Taking Care of Business and Working Overtime: A Christian Reflection on Work

25 Apr

Saint Joseph the Worker

A number of years ago a friend remarked at how excited he was to get a “real” job. He explained to me that he had been in college for four years and had been working towards a goal, and that goal was to get a job in his field. My response: “Well, if that’s what college is for, then I don’t want that!”

I was having too much of a good time as an 18-year old with little or no substantial responsibility and the world was my oyster. No way was I handing that over to the man to slave away for the rest of my life. I saw such work as joyless, tedious, and restrictive. In one word: toilsome. But at least I had someone to blame: Adam and Eve. That was one of the punishments from the Original Sin, was it not?

Well, yes and no. Yes, work is necessary, and isn’t always candy and nuts. But work need not be toilsome, especially since Christ redeemed man. Instead, we can, by His grace, regain what was lost by that Original Sin. In this case, to work in imitation of God himself: to use our God-given creative abilities to build up this world into the Kingdom here and now.

That’s why the Church celebrates the feast of St. Joseph the Worker on May 1. “May Day” had been a secular day to celebrate workers, and still is a national holiday in dozens of countries worldwide. However, without this sense of work being a participation in God’s work on earth, it easily deteriorates into toil.

St. Joseph, of course, worked as a carpenter in order to provide for his wife Mary and their son Jesus. Not necessarily glamorous work, but that’s not the point. The point is that he built things not for himself or even just to pay the bills, but instead to glorify God and to provide an example to us and even to Jesus as to how a man ought to use his talents and abilities to do good. In doing so, he worked to build up the Kingdom of God here on earth.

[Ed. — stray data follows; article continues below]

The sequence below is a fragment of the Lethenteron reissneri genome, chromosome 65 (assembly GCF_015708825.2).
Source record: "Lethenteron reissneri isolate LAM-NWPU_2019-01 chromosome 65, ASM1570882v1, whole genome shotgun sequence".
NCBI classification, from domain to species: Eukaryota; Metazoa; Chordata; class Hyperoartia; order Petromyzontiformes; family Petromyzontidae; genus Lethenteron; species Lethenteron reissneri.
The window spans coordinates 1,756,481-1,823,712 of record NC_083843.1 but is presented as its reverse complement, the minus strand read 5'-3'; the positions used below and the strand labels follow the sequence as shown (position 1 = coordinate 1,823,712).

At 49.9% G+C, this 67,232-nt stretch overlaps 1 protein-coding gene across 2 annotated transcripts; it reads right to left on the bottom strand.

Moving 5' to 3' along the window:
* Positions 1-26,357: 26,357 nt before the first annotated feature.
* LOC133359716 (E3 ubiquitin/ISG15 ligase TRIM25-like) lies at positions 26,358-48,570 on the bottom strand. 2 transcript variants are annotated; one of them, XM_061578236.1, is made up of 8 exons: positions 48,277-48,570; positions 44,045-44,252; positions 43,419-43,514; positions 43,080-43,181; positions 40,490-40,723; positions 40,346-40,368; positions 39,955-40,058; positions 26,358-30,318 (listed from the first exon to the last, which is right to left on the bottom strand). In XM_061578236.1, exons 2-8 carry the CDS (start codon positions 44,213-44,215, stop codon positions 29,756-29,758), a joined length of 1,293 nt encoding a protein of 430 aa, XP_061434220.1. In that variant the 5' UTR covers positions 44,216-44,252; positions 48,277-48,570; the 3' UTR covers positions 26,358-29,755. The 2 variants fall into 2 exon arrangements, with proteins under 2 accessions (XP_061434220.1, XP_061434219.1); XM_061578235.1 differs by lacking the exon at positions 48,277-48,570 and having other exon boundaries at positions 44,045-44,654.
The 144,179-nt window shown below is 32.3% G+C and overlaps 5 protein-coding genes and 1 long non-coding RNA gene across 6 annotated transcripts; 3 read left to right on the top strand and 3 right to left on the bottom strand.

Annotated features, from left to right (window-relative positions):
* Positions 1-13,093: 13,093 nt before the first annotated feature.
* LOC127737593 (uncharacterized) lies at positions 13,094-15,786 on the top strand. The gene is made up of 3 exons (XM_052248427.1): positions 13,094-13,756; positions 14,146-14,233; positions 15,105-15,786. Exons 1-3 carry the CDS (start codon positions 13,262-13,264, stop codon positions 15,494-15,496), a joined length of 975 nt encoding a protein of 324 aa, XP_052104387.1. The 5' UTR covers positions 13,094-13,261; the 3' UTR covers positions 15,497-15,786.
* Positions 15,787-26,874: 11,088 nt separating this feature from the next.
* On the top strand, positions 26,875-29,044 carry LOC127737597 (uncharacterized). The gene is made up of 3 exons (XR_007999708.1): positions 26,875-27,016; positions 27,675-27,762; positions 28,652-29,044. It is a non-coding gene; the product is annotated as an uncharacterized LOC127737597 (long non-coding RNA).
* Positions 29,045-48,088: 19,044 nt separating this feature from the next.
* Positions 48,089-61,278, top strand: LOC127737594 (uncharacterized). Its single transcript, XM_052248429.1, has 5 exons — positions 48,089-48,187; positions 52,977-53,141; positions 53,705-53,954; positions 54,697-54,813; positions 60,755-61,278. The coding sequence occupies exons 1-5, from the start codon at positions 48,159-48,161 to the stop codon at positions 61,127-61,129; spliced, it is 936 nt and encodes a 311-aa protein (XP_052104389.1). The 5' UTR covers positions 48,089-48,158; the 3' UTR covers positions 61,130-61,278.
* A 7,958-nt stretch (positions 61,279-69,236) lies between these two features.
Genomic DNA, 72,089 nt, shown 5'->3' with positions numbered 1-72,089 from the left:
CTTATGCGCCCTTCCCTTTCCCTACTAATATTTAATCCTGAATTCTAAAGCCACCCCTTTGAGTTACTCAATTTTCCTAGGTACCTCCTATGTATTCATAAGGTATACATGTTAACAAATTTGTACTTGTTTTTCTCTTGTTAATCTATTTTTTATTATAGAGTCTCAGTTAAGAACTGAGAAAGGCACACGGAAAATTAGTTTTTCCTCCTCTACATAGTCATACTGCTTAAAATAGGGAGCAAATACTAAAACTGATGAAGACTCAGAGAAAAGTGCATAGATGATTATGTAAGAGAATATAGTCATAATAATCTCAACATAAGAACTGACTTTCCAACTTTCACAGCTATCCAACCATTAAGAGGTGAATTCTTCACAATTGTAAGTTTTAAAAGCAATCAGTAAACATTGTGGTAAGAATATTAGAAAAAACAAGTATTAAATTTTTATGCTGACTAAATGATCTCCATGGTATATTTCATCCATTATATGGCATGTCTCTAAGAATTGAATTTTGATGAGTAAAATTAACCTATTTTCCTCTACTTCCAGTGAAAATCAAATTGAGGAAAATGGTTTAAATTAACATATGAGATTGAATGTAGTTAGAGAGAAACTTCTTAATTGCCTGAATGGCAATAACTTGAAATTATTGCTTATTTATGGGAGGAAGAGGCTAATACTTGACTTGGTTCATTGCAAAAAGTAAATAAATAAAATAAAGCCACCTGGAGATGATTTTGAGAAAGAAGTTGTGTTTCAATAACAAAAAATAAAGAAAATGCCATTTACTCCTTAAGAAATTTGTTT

Since that conversation with my friend, I have one of those 9-5’s of my own. And I’ll be the first to admit I enjoy my time off as much as ever. But I’ll also say there’s something about relaxing after a long workday or a happy hour on Friday afternoon that is more satisfying because of the work I’ve already accomplished. It’s a sense that I’ve done something good, I’ve accomplished something, and I’ve used my talents to contribute to the good of others, and in the process, the good of myself.

That’s the biggest thing I’ve learned, by experience, since those lazy days of youth: that I am built up by the work that I do. Which I think was God’s plan in the first place.

-Isaac Huss

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